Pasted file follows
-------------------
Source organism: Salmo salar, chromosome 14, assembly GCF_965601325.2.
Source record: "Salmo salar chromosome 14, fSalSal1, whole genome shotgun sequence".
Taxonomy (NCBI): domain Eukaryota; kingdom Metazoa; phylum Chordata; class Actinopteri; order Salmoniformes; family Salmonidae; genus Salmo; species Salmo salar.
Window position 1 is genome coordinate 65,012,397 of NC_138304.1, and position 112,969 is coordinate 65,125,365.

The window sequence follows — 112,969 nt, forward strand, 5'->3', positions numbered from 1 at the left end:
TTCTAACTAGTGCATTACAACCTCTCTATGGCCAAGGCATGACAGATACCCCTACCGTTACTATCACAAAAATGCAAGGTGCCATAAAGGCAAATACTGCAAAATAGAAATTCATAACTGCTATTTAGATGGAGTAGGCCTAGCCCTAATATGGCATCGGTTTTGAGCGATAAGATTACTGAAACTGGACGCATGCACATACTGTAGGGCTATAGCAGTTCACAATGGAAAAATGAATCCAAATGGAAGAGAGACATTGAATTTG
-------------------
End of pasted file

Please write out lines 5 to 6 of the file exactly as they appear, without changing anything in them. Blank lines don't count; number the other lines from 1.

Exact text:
The window sequence follows — 112,969 nt, forward strand, 5'->3', positions numbered from 1 at the left end:
TTCTAACTAGTGCATTACAACCTCTCTATGGCCAAGGCATGACAGATACCCCTACCGTTACTATCACAAAAATGCAAGGTGCCATAAAGGCAAATACTGCAAAATAGAAATTCATAACTGCTATTTAGATGGAGTAGGCCTAGCCCTAATATGGCATCGGTTTTGAGCGATAAGATTACTGAAACTGGACGCATGCACATACTGTAGGGCTATAGCAGTTCACAATGGAAAAATGAATCCAAATGGAAGAGAGACATTGAATTTG